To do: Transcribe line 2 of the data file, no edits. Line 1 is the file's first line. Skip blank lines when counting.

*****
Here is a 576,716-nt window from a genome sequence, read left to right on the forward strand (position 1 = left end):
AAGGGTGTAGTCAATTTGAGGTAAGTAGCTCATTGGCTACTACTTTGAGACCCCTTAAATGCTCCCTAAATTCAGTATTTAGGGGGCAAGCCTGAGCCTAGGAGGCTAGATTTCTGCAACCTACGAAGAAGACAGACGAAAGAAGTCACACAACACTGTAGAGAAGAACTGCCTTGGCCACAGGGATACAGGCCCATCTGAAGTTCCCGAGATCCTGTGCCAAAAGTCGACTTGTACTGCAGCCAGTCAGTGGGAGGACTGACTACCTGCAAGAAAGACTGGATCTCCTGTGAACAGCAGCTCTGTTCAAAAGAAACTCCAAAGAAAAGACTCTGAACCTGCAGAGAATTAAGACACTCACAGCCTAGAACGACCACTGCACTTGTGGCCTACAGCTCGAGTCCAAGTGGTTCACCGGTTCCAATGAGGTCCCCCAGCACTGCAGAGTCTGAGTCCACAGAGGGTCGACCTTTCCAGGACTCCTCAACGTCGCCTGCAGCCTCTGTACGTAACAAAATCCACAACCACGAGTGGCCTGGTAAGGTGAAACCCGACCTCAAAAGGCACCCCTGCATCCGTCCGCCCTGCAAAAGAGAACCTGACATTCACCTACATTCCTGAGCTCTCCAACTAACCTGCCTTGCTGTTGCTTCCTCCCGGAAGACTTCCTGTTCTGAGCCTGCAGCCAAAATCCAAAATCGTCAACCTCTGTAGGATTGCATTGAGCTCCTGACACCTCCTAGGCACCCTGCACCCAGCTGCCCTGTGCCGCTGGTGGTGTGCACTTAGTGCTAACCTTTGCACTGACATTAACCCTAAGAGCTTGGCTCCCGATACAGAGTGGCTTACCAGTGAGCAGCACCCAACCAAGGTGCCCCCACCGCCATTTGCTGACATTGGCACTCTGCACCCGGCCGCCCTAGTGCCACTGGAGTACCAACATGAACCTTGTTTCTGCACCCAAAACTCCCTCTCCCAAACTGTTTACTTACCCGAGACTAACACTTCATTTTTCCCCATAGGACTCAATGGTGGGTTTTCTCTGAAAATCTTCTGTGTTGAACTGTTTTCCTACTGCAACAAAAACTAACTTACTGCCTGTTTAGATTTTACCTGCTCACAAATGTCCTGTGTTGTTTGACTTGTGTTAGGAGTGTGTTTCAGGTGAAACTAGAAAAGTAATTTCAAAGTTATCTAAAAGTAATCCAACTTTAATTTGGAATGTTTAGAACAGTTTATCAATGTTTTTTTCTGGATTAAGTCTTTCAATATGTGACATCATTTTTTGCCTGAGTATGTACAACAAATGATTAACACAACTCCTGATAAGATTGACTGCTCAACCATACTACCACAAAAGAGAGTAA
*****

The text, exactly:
AAGGGTGTAGTCAATTTGAGGTAAGTAGCTCATTGGCTACTACTTTGAGACCCCTTAAATGCTCCCTAAATTCAGTATTTAGGGGGCAAGCCTGAGCCTAGGAGGCTAGATTTCTGCAACCTACGAAGAAGACAGACGAAAGAAGTCACACAACACTGTAGAGAAGAACTGCCTTGGCCACAGGGATACAGGCCCATCTGAAGTTCCCGAGATCCTGTGCCAAAAGTCGACTTGTACTGCAGCCAGTCAGTGGGAGGACTGACTACCTGCAAGAAAGACTGGATCTCCTGTGAACAGCAGCTCTGTTCAAAAGAAACTCCAAAGAAAAGACTCTGAACCTGCAGAGAATTAAGACACTCACAGCCTAGAACGACCACTGCACTTGTGGCCTACAGCTCGAGTCCAAGTGGTTCACCGGTTCCAATGAGGTCCCCCAGCACTGCAGAGTCTGAGTCCACAGAGGGTCGACCTTTCCAGGACTCCTCAACGTCGCCTGCAGCCTCTGTACGTAACAAAATCCACAACCACGAGTGGCCTGGTAAGGTGAAACCCGACCTCAAAAGGCACCCCTGCATCCGTCCGCCCTGCAAAAGAGAACCTGACATTCACCTACATTCCTGAGCTCTCCAACTAACCTGCCTTGCTGTTGCTTCCTCCCGGAAGACTTCCTGTTCTGAGCCTGCAGCCAAAATCCAAAATCGTCAACCTCTGTAGGATTGCATTGAGCTCCTGACACCTCCTAGGCACCCTGCACCCAGCTGCCCTGTGCCGCTGGTGGTGTGCACTTAGTGCTAACCTTTGCACTGACATTAACCCTAAGAGCTTGGCTCCCGATACAGAGTGGCTTACCAGTGAGCAGCACCCAACCAAGGTGCCCCCACCGCCATTTGCTGACATTGGCACTCTGCACCCGGCCGCCCTAGTGCCACTGGAGTACCAACATGAACCTTGTTTCTGCACCCAAAACTCCCTCTCCCAAACTGTTTACTTACCCGAGACTAACACTTCATTTTTCCCCATAGGACTCAATGGTGGGTTTTCTCTGAAAATCTTCTGTGTTGAACTGTTTTCCTACTGCAACAAAAACTAACTTACTGCCTGTTTAGATTTTACCTGCTCACAAATGTCCTGTGTTGTTTGACTTGTGTTAGGAGTGTGTTTCAGGTGAAACTAGAAAAGTAATTTCAAAGTTATCTAAAAGTAATCCAACTTTAATTTGGAATGTTTAGAACAGTTTATCAATGTTTTTTTCTGGATTAAGTCTTTCAATATGTGACATCATTTTTTGCCTGAGTATGTACAACAAATGATTAACACAACTCCTGATAAGATTGACTGCTCAACCATACTACCACAAAAGAGAGTAA